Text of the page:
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Of all the Cardinals fanatics who will be watching the World Series, super-fan Mark Lindquist may be the most heroic one you’ve never heard of. But you have heard of the tragedy that changed his life and the lives of so many others – the devastating May 22 Joplin tornado. Mark was the professional caregiver for three mentally disabled teen-aged boys, all scrambling for safe cover at a Joplin group home as the tornado bore down. Mark and co-worker Ryan Tackett covered the three with a mattress and then they laid on top to try holding it in place. While the wind howled and the roof tore away, Mark told Ryan: “If you have ever prayed, now is the time.” Pray they did. Tackett survived the twister that killed 162. But the three young men they tried to protect were killed. Mark Lindquist could not be found. But there was a John Doe, barely alive, pulled from rubble two houses away and carried to medical help on a battered door used as a stretcher. Three days passed before Mark Lindquist’s brother described his brother’s unusual hazel eyes with a large brown fleck – and an intensive care nurse realized she had seen those eyes on John Doe. Thus Mark Lindquist went from caring for the helpless to being cared for around the clock. He spent seven weeks in a coma – every rib and his sternum broken, lungs punctured, right arm dangling from a body with no right shoulder and he had a rare fungal infection doctors now say affected many Joplin tornado injured. Mark’s vehicle was lost in the tornado. He has no job. He had no health insurance, with bills from one University of Missouri medical center alone topping $1 million – hardly offset by meager proceeds from the sale of his home. On top of this misery, Mark was denied workers’ compensation by his employer’s carrier, Accident Fund Insurance Company of America, based in Lansing, Michigan. Incredibly, the workers’ comp insurers said Mark was at no greater risk than anyone else when the tornado hit Joplin – even though he put himself in danger trying to protect the three disabled teen-agers rather than seeking shelter just for himself. Mark’s employer is upset by the denial as well, and appeals are under way.Amid all this, Mark, age 51, is astonishly cheerful – partly because of his beloved Cardinals making the World Series, and partly because while he was recovering, he was reunited with a lady friend who accepted his marriage proposal while holding his head as he became ill. Now THAT is love. And, Mark tells The Joplin Globe’s Wally Kennedy, he is happy just to be alive, though still mourning the young men who died. “All I could do was cover them up with a mattress and tell them it was just a drill like we had done so many times before. I would have liked to have saved just one of them. All I know is that God saved me for a particular reason,” Mark tells Wally.Mark Lindquist will continue his recovery at his brother’s home in southwest Missouri, where he will watch the World Series in his battered old Cardinals cap. Surely someone at the Cardinals organization can come up with a new cap for a hero. At least.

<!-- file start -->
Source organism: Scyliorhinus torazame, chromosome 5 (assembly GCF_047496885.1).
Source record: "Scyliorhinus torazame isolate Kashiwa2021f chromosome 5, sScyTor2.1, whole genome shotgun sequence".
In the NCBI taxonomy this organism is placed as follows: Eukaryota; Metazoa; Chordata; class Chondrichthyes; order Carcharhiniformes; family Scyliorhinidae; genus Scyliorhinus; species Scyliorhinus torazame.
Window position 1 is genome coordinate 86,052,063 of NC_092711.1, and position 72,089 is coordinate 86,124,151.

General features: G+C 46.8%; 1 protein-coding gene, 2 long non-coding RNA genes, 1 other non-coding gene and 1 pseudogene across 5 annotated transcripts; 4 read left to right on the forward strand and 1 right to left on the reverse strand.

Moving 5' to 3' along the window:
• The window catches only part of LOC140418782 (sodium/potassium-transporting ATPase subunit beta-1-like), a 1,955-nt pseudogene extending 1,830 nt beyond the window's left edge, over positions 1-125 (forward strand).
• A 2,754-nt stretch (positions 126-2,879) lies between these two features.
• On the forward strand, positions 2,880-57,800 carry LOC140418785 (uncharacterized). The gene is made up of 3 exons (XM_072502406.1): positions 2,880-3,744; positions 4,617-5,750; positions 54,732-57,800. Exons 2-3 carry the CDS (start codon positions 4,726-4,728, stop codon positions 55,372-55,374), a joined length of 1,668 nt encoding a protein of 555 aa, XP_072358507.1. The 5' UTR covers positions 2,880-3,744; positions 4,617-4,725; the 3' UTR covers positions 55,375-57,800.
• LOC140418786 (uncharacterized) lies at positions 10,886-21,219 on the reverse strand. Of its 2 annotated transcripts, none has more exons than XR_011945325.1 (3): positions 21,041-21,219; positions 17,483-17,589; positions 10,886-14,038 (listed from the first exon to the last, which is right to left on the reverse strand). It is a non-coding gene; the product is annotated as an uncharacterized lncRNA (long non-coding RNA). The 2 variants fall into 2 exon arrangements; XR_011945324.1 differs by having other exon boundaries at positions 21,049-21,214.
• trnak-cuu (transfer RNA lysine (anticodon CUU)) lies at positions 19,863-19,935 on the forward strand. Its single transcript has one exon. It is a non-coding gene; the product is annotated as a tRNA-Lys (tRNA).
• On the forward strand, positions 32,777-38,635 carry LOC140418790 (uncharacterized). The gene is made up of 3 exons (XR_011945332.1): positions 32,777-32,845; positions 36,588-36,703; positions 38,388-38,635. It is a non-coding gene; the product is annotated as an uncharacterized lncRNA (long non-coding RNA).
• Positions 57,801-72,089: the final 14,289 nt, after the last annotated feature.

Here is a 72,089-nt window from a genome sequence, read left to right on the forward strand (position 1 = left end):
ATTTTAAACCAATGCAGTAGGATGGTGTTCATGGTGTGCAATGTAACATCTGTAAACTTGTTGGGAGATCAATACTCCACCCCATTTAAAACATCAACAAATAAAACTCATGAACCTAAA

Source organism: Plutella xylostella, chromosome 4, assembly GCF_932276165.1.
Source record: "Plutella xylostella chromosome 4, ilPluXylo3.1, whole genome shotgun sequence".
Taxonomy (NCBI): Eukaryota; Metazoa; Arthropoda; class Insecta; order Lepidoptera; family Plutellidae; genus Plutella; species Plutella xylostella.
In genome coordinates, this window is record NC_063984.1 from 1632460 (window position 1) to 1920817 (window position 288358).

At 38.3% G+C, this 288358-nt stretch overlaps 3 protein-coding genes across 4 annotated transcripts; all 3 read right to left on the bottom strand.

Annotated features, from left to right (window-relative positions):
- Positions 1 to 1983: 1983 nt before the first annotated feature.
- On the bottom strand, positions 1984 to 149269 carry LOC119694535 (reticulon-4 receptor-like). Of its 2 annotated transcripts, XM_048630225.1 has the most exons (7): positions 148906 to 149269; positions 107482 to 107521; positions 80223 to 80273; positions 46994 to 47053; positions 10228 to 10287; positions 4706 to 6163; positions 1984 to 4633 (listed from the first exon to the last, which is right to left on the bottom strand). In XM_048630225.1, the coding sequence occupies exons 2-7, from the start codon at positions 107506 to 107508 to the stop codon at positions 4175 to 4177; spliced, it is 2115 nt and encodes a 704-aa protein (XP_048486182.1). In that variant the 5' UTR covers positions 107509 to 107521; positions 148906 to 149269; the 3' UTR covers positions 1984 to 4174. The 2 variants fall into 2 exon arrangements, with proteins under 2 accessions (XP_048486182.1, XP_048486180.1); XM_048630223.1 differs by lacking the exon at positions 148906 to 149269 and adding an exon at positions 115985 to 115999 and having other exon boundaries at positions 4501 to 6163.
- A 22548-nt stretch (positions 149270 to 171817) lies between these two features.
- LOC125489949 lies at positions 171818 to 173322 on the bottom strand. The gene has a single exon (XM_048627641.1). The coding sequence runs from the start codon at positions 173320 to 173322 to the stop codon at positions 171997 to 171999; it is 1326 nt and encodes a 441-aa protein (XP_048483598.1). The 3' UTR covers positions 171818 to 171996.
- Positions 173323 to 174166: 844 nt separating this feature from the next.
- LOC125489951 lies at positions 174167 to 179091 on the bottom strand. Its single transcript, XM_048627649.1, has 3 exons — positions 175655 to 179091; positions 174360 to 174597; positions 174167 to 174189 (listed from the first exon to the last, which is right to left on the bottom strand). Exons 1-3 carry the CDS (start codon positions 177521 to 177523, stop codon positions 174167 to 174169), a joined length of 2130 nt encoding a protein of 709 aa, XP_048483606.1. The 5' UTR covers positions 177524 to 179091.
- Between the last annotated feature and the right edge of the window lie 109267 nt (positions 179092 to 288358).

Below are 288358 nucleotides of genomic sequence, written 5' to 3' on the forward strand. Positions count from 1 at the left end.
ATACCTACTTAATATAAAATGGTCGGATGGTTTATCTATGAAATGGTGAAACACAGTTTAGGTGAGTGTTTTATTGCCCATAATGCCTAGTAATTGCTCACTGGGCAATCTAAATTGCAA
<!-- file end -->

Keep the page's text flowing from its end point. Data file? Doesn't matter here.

3 Responses to “CARDINALS FAN & HERO”

  • Anna says:

    What an appalling response from Accident Fund Insurance Company of America.
    I wonder if the tornado had hit their offices if their worker’s comp would’ve covered it then.

  • Beth Pike says:

    Thanks for bringing Mark’s story to your readers. I have had the pleasure of meeting Mark Lindquist while he was being released from the hospital. He told several of us, “If The Cardinals can make a comeback, so can I” Now, that’s the spirit you’d expect coming from a community that began as hard rock miners. Never give up!

  • Sara Ray says:

    Mark is my miracle man! I would think besides a new cap that he would be invited to throw out the first pitch in one of the World Series Game.

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